So, yes, I was in the Big Apple in the middle of the summer and yes I found it hard to sleep because of the heat and the fact that I was still on Irish time but so what! New York was magnificent and by the time I have I have finished this article you will indeed be furiously changing next year’s travel plans if you are lucky enough to be able to go away.
I landed at JFK airport in the early evening but by the time I had been twice fingerprinted and gone through the grilling as to why on earth I would want to be in the “Land of the Free”, the sun was slipping away from the eastern seaboard of north America and in our sweltering shared mini bus - Driver can you hit the AC please coz we are dying back here! – we crossed the East River at Williamsburg Bridge to see Lady Manhattan bathed in a partial velvet darkness that suited her myriad twinkling diamonds and the purple and ochre shades on the horizon of her skirt. See the Art Deco sparkle of the Chrysler Building in the evening light and you will see all that was great about the dawn of the machine age and weep tears of joy for the genius of mankind. The customs hassle, the dripping heat, the travel fatigue, all just faded away. Anything, anything is worth it to see her in her glory. At around midnight, when I finally arrived at my hotel, I asked the bellhop about breakfast, forgetting that unbelievable OMG! breakfasts are sooooo much available in New York that the concept of B and B just does not exist. The two have no need to go together.

Breakfast? You want breakfast sir!
Well, I didn’t mean right now. I mean it’s midnight..
Sir, if you don’t mind me speaking a little bluntly, you are in New York now and you can have your goddamned breakfast anytime you like. You want my own opinion?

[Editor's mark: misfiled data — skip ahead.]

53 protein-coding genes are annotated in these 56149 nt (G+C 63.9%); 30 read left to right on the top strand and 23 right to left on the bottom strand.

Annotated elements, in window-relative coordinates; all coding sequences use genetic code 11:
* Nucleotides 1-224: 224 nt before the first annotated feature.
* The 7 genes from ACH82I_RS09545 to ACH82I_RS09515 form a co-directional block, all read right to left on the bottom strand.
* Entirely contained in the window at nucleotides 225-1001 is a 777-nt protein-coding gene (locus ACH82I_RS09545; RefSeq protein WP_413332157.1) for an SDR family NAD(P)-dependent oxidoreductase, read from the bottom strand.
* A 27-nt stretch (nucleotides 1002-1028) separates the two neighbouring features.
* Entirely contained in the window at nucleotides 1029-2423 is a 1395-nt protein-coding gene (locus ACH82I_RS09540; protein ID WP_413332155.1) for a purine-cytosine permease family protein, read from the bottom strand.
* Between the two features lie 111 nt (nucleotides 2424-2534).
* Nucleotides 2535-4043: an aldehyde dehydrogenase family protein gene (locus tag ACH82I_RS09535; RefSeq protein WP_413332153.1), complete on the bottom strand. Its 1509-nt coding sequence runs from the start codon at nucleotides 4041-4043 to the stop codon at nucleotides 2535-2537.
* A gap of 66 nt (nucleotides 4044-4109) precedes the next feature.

Our club sandwiches always hit the spot and you take a cold beer with it and relax over by the window and you are gonna feel just fine!

He was right. I took my bulging and beautifully prepared club sandwich to the table in my room, necked the cool head of the bottle and then opened the curtains. It is a good thing that the window was not open, because the vertigo of what I saw from 24 floors up pulled me across the threshold of all sense. There was the neon Mecca that is Times Square pulsing away in the distance. I switched off all the lights, sat on my good firm bed and just stared in awe as flashes of red, purple and gauze green light fizzed across my room. I woke up fully clothed, and on top of the bed, some five hours later having enjoyed a wonderful sleep. The club sandwich was only partially eaten. A situation which did not take long to rectify.
When I stepped out onto the street my legs wobbled in the heat and I heard a disembodied voice, or was it dismembered?, calling on me raucously to pull over to the left side sidewalk which I immediately began to do before I realised that the female voice I was hearing was being broadcast from an NYPD cop car whose heavy looking occupants – she all dyed blonde with busty shoulders and he swarthily looking ready to kill dead things – were directing a poor fat slob who had broken a light to pull over and get booked. Nobody else seemed interested but my eyes remained glued to the drama.